Rajkot became the first state to voluntarily merge with the Indian Union and in 1948 became the provincial capital of Saurashtra state with U.N. Dhebar as its first Chief Minister until 1956 when the Saurashtra Peninsula was merged with the bilingual state of Bombay. Rajkot and Saurashtra became a part of Gujarat in 1961 and today Rajkot is a sprawling metropolis of Saurashtra and a pride of Gujarat’s emerging urban cities.
How to get there
By road: Rajkot is well connected by road to most of the major cities of Gujarat and other neighboring states. State Transport buses are regularly available from Rajkot to other cities of Gujarat. The ST bus stand is 2 km, west of Bedi Gate on the other side of Ranmal Lake. Auto rickshaws are the best way into the town, though one might also choose to walk in. Private buses are also available for Ahmedabad, Baroda, Mumbai, Bhuj, Bhavnagar, Una, Mount Abu and Udaipur.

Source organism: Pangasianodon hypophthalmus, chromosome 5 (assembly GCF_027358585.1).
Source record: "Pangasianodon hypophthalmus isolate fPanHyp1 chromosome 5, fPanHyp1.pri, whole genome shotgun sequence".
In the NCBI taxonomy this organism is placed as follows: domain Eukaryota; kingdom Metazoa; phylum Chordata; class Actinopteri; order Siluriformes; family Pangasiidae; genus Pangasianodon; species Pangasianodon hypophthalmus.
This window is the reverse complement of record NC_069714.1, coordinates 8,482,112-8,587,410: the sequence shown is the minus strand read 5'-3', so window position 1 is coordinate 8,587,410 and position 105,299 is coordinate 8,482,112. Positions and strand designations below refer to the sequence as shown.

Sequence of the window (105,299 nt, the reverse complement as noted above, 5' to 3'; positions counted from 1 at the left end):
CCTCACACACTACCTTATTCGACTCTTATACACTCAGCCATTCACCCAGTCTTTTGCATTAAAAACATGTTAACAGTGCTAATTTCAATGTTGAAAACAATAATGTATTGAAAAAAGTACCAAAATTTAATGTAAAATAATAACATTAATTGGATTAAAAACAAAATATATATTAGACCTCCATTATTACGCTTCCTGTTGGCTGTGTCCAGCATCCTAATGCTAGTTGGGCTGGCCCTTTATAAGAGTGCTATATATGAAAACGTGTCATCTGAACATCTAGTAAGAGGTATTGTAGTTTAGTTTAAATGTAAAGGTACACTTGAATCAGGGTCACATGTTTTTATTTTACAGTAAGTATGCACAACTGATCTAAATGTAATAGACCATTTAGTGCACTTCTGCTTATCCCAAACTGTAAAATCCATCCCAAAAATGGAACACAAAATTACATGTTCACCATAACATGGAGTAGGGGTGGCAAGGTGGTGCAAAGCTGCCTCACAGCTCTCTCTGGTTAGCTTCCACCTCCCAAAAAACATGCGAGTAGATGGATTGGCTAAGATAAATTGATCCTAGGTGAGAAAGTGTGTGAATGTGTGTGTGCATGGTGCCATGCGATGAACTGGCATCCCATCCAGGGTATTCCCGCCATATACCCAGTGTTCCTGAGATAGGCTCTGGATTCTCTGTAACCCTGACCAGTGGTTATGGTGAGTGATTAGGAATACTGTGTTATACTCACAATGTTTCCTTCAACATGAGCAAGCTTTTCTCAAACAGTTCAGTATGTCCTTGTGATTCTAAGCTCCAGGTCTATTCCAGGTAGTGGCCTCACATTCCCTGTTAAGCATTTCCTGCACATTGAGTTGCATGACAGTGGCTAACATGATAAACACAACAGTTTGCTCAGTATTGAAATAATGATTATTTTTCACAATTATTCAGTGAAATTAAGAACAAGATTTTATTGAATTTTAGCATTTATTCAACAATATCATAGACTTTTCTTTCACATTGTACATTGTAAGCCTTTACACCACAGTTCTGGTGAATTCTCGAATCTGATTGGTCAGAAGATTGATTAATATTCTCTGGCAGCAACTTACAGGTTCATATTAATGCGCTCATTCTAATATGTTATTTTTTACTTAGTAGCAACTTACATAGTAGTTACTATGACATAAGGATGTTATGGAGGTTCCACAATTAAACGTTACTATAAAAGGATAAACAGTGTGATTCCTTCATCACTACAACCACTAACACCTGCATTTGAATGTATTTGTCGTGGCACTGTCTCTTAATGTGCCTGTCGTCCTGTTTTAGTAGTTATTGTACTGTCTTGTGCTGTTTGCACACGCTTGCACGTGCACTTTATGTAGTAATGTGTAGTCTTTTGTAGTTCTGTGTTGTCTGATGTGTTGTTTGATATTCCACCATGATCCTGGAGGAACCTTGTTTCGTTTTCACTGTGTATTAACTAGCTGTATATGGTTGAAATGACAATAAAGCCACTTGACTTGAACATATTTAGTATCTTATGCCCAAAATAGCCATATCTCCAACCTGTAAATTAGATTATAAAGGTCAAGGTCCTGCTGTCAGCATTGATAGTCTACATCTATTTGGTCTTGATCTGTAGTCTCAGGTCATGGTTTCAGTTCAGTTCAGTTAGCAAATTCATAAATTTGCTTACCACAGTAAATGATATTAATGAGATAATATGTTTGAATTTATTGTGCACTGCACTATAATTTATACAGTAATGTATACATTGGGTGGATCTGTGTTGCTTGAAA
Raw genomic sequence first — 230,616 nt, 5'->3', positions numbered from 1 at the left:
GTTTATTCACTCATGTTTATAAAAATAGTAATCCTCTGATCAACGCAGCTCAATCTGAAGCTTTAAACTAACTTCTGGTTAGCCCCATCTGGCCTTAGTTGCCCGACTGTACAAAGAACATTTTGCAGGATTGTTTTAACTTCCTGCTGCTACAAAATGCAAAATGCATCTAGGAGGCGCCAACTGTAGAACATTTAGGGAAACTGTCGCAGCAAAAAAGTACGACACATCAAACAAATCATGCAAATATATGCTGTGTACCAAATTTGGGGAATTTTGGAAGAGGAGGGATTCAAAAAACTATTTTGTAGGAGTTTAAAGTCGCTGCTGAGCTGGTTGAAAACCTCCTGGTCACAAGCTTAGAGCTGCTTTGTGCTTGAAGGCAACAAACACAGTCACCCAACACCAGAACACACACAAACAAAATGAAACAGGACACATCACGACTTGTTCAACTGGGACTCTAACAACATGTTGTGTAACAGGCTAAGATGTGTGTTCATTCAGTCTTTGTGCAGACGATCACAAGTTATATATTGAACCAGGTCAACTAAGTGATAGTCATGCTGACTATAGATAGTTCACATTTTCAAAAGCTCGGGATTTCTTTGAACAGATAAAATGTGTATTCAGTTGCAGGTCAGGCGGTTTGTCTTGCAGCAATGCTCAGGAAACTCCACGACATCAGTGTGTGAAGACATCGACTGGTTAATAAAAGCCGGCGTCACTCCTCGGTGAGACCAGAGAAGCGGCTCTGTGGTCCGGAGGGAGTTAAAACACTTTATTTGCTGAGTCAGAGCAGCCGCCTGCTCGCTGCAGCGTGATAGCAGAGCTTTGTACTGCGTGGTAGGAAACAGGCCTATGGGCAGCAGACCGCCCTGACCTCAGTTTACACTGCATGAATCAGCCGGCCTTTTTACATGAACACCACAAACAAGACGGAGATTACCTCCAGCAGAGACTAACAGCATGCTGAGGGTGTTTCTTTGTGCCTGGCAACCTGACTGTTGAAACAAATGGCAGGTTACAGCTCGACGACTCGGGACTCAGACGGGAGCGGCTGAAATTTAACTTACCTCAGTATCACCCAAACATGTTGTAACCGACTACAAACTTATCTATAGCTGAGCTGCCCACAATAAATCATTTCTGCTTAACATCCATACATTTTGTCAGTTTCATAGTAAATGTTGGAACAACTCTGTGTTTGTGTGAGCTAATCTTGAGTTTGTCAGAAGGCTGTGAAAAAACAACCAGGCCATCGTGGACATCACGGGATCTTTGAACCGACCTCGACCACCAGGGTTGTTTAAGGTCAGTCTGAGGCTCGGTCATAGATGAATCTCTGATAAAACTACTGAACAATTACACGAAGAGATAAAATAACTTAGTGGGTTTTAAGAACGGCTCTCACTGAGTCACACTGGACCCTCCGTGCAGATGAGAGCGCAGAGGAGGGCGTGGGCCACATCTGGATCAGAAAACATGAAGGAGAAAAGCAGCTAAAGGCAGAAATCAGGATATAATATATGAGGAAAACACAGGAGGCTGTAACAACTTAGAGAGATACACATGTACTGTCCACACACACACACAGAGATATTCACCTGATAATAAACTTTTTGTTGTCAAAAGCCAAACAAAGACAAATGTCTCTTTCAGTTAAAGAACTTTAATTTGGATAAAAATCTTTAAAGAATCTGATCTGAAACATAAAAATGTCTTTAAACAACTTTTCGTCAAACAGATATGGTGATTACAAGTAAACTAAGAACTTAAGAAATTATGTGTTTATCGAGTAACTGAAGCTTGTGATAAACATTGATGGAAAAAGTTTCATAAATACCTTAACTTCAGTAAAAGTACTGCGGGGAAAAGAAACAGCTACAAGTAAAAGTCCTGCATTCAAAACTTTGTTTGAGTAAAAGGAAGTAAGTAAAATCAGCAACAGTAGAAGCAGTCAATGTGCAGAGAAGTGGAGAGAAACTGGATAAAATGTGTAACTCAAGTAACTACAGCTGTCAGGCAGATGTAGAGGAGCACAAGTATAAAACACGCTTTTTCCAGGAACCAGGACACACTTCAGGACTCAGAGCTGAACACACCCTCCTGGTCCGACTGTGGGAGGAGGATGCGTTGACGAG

By rail: Rajkot is a junction on the Western Railway Ahmedabad-Hapa broad gauge line. Inter City Express, Saurashtra Mail and Sau Janata Express are some of the few trains that pass through the station. The railway station known commonly as the Rajkot Junction is almost 6 km away from the Teen Batti triple gateway. Rajkot is well connected with important cities in Gujarat and India by rail. Trains for Delhi, Mumbai, Cochin, Coimbatore, Kolkata, Amritsar, Patna and Bhopal are available from Rajkot.
By air: Reaching Rajkot by air is quite a possible option as the city has a domestic airport linking it to Mumbai. Air India has daily flights from Mumbai, while Jet have daily flights. A rickshaw ride into the city from the airport costs approximately Rs 25/-.
No virtual tour available.